Radon, the cancer-causing gas that seeps out through the ground, may be prevalent in areas previously regarded as safe, according to a British Geological Survey study.
The area includes a stretch from Lyme Bay, in the southwest, to Hull in the northeast; Bristol; and parts of Wales.
Radon is a gas produced by the radioactive decay of uranium, which is naturally present in most rocks. It disperses quickly in the air but can collect in poorly ventilated homes, where it increases the risk of lung cancer.
The traditional danger areas have been Cornwall and Devon, where most affected houses are, Northamptonshire, Derbyshire and parts of Somerset and Scotland. Granite is one of the main culprit rocks.
But survey scientists have used measurements of radon levels in homes around the country, taken by the National Radiological Protection Board, to draw up a map matching these home radon levels to the geological units of the country, rather than to an arbitrary grid system.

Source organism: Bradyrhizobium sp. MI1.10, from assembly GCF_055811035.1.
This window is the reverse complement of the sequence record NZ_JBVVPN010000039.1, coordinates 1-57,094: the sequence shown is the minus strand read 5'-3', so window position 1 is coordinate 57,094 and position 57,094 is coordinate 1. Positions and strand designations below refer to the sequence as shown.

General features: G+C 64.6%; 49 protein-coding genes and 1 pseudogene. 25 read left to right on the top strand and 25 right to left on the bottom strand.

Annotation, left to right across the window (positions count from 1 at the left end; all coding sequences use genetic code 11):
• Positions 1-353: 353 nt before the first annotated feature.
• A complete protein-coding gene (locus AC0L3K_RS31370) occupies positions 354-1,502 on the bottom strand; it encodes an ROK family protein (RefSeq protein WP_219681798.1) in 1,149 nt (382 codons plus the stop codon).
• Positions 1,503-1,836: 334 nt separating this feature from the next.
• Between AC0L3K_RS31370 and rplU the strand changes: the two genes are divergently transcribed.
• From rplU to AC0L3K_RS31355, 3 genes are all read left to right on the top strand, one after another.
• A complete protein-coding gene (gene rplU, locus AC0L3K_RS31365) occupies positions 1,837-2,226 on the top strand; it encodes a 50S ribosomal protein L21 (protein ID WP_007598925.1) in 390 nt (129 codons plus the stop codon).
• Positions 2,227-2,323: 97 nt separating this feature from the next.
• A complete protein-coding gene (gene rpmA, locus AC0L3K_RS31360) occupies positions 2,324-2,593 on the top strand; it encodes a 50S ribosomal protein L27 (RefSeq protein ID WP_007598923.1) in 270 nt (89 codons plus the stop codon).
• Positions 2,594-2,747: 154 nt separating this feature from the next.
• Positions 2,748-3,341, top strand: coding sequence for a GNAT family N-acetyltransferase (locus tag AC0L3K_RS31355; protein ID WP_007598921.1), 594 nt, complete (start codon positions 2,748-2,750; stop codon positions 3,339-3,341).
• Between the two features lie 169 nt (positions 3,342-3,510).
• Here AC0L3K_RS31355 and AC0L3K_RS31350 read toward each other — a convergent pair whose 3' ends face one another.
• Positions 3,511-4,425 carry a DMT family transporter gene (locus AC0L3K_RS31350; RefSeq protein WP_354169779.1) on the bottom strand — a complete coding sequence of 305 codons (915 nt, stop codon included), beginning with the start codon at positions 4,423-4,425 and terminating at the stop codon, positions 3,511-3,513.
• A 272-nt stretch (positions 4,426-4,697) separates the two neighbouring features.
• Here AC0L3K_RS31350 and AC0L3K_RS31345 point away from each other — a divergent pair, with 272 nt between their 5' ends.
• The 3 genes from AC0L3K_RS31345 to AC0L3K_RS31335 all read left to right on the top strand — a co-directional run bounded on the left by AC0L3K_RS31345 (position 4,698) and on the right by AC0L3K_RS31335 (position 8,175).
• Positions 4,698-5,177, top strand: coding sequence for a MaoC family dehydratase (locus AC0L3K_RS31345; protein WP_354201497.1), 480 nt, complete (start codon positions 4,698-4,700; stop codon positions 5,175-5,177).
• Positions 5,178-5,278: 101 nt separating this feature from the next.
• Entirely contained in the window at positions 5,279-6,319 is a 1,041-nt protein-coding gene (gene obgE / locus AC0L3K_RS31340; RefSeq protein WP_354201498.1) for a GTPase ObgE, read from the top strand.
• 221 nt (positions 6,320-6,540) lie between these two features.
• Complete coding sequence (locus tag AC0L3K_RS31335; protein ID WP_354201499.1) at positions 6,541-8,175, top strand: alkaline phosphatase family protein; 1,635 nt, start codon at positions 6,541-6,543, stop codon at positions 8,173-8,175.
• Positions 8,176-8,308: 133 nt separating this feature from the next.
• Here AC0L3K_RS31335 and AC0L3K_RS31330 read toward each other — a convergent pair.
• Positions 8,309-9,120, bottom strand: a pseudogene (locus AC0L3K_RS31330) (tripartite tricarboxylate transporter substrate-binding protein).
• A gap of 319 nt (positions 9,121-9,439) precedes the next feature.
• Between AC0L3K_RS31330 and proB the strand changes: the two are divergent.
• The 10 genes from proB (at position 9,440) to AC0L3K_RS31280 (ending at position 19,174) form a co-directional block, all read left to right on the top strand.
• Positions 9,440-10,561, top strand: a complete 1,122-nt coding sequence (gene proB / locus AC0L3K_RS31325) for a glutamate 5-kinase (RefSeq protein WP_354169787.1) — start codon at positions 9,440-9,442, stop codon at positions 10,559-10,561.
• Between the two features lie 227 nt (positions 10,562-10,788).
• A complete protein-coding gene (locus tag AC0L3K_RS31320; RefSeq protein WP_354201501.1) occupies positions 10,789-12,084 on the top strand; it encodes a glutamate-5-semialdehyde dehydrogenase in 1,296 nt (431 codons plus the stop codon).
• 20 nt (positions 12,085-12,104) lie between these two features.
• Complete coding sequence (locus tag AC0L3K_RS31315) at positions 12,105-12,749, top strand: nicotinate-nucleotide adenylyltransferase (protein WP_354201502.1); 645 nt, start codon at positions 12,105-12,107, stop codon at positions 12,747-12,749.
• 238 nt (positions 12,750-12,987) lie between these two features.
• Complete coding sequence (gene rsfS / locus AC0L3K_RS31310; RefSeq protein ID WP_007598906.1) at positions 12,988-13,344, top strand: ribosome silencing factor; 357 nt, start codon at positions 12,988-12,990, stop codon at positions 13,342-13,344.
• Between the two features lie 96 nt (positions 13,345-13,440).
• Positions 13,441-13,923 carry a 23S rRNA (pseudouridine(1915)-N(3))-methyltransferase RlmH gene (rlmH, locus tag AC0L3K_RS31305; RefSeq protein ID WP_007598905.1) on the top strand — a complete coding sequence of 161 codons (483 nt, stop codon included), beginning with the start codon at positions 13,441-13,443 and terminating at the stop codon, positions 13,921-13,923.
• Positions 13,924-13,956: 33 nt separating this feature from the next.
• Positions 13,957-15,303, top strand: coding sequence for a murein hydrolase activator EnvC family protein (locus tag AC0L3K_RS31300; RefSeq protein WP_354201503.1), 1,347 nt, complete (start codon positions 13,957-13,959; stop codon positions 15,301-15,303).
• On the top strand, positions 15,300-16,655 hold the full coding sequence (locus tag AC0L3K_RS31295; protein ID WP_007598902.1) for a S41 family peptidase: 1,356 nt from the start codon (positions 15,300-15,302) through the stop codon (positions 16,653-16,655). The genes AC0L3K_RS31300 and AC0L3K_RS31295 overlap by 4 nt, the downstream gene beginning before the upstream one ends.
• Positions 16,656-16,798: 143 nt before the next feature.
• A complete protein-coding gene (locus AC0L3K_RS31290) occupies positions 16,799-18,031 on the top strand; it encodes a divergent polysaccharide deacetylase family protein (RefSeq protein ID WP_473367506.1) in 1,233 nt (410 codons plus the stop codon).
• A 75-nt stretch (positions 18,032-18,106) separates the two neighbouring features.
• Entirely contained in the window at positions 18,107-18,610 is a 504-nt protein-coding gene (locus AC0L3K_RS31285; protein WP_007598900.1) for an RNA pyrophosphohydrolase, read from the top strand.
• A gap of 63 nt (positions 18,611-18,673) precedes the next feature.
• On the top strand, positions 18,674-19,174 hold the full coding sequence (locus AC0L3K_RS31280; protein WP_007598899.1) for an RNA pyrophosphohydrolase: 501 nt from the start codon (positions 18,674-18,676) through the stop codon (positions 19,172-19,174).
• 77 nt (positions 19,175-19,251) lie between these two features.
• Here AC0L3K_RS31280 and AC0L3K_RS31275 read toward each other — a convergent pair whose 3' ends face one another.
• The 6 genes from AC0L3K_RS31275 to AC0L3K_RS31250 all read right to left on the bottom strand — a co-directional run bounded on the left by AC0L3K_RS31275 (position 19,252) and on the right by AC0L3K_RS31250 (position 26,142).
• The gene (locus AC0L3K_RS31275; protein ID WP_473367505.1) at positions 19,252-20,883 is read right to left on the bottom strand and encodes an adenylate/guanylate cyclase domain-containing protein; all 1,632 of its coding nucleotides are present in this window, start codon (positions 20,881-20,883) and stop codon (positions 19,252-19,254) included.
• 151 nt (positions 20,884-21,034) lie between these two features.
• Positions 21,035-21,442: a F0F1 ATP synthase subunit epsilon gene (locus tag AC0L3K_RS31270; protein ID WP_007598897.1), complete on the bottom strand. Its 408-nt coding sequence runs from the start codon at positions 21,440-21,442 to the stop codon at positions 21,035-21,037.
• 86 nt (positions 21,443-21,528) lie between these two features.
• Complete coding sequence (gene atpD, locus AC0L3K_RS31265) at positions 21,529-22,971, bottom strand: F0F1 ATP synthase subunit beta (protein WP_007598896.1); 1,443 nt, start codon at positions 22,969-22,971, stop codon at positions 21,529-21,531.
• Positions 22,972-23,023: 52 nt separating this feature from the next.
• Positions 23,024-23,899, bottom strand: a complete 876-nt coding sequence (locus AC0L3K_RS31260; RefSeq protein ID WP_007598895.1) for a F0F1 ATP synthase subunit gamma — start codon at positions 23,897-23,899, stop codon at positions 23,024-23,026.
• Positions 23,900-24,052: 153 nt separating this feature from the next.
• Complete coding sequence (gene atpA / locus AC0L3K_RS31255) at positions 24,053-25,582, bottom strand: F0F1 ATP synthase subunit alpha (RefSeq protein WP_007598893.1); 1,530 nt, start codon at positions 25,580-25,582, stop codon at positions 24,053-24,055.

Geochemists Donald Appleton and Keith Ball said that they had discovered that areas of the country with carboniferous limestone can release as much radon as the granite areas of Cornwall.
Although the limestone contains less uranium it is more dispersed, so more radon reaches the atmosphere.
The new "action level" areas, where more than a tenth of homes have radon levels exceeding 200 Bequerels per cubic metre, also include the Gower peninsula in Wales and land stretching to the east and west of Merthyr Tydfil.
Current maps of radon danger areas are inaccurate, Dr Appleton said. By the time the data has been averaged, smoothed and aligned to parish boundaries a lot of the crucial information, that pinpoints one small area as high, and the next as low level has been lost. BGS and NRPB have been collaborating to improve the maps.
The study is part of a review of natural contamination in Great Britain, written by Dr Appleton, which includes studies of methane, carbon dioxide and oil seeps.
Dr Appleton said that the risk from carboniferous limestone decreases towards the north of Britain because the proportion of shale, which is safe, increases. Radon risk can also be depressed by many factors such as what is deposited on top of the rocks. Houses can be altered to protect against the gas.